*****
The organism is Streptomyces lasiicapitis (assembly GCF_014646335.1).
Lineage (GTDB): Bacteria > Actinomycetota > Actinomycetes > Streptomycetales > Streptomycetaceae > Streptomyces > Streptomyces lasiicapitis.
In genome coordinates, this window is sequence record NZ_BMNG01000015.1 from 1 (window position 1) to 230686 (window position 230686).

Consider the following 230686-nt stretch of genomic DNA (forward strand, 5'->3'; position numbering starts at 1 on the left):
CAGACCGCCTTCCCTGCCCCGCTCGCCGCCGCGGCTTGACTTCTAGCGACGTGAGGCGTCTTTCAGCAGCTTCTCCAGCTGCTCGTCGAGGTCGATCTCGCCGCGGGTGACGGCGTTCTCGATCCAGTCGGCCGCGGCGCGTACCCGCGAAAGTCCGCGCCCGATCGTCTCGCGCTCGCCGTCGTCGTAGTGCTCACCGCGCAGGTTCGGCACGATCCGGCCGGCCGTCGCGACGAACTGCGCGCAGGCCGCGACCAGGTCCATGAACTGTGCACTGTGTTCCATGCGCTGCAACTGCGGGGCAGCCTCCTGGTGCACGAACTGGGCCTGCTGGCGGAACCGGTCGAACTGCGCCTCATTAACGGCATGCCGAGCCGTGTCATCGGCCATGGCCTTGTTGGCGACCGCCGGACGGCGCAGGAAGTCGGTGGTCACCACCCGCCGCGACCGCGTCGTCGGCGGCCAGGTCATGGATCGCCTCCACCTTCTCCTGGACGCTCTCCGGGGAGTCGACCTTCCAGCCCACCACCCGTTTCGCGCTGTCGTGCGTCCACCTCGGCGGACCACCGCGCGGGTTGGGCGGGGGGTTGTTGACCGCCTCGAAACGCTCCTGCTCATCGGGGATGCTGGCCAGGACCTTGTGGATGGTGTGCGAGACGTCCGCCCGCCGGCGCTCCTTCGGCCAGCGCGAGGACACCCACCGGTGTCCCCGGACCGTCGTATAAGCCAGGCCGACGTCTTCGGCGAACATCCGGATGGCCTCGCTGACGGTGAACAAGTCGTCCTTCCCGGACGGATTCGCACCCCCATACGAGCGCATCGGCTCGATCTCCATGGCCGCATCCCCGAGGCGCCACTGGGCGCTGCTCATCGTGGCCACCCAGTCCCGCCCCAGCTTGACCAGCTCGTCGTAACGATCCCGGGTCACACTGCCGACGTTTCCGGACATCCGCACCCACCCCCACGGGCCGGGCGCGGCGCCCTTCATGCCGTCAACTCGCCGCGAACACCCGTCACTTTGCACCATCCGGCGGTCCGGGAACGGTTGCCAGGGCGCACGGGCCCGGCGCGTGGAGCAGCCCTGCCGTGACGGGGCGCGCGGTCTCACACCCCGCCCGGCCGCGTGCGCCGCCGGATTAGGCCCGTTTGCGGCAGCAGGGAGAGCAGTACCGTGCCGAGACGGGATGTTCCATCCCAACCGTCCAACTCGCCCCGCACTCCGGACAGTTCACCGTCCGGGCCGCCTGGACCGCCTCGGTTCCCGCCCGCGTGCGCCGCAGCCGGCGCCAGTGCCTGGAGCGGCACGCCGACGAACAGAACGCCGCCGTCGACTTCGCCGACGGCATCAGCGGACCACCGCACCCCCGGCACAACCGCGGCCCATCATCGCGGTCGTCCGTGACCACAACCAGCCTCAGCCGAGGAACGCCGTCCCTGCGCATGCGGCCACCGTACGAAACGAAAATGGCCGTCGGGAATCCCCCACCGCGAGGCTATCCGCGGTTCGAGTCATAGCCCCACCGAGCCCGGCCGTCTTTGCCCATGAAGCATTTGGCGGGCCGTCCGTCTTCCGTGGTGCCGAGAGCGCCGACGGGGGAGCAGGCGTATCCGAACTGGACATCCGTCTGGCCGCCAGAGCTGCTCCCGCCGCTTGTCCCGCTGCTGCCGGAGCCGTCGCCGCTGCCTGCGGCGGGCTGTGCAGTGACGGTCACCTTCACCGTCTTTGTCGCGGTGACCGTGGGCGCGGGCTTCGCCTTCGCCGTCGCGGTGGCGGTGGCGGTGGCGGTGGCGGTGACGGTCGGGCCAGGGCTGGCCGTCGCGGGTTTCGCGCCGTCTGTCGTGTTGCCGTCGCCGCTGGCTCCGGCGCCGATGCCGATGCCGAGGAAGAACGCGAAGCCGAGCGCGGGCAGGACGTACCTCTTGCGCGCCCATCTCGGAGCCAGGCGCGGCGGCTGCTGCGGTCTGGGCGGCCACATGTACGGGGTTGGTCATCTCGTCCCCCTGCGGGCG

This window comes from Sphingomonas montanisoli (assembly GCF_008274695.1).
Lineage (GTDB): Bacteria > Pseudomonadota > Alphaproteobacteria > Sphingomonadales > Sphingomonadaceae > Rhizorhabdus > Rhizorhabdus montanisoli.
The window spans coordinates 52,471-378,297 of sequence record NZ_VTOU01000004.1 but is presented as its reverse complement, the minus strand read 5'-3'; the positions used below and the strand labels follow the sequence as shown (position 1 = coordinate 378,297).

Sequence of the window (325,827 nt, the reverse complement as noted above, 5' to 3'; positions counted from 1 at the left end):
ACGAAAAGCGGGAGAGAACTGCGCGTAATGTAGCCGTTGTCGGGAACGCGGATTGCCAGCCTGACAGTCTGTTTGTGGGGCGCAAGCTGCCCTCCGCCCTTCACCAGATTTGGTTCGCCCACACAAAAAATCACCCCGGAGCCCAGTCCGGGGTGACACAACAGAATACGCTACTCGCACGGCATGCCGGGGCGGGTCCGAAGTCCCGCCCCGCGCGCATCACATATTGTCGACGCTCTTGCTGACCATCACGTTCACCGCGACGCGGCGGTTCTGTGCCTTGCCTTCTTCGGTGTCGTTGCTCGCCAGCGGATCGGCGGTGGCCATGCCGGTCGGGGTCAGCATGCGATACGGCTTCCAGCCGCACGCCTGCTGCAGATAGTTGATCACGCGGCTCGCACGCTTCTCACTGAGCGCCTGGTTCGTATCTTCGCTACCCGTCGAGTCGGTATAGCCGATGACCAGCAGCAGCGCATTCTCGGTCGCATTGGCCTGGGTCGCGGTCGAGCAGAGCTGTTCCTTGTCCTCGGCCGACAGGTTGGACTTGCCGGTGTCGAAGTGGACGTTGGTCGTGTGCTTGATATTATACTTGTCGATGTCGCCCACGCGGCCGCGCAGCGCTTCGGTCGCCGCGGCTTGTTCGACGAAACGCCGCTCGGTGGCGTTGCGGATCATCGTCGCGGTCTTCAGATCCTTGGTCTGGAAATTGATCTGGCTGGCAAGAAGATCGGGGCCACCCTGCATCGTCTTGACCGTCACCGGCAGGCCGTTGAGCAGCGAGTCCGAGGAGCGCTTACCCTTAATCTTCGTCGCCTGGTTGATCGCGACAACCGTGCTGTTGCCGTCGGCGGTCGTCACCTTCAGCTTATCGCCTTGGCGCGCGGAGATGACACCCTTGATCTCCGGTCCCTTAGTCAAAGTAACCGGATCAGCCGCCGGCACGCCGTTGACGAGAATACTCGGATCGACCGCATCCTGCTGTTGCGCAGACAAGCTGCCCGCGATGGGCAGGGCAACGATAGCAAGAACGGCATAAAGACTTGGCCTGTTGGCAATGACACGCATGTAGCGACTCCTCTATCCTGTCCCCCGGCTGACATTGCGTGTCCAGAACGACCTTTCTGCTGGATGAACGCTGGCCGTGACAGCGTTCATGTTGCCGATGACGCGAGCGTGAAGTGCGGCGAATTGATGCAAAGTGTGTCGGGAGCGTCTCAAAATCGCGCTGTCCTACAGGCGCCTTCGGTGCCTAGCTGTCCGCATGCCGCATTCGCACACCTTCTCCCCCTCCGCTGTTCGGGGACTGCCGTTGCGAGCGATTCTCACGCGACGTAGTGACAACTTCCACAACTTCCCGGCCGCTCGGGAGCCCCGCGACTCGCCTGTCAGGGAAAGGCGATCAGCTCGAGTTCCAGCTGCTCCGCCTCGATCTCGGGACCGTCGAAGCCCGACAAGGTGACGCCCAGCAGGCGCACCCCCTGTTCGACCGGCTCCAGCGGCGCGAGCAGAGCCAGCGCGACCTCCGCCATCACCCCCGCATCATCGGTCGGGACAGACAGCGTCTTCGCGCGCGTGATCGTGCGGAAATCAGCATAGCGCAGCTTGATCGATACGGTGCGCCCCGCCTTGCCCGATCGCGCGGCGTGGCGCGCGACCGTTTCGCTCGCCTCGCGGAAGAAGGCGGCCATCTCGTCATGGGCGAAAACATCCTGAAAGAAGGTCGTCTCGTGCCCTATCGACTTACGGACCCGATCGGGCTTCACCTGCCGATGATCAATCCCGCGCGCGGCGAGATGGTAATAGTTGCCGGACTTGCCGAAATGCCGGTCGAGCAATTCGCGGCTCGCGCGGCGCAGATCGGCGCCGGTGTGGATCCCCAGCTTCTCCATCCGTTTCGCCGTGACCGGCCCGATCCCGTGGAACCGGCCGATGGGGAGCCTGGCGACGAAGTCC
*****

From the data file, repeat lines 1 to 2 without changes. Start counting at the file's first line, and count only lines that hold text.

The organism is Streptomyces lasiicapitis (assembly GCF_014646335.1).
Lineage (GTDB): Bacteria > Actinomycetota > Actinomycetes > Streptomycetales > Streptomycetaceae > Streptomyces > Streptomyces lasiicapitis.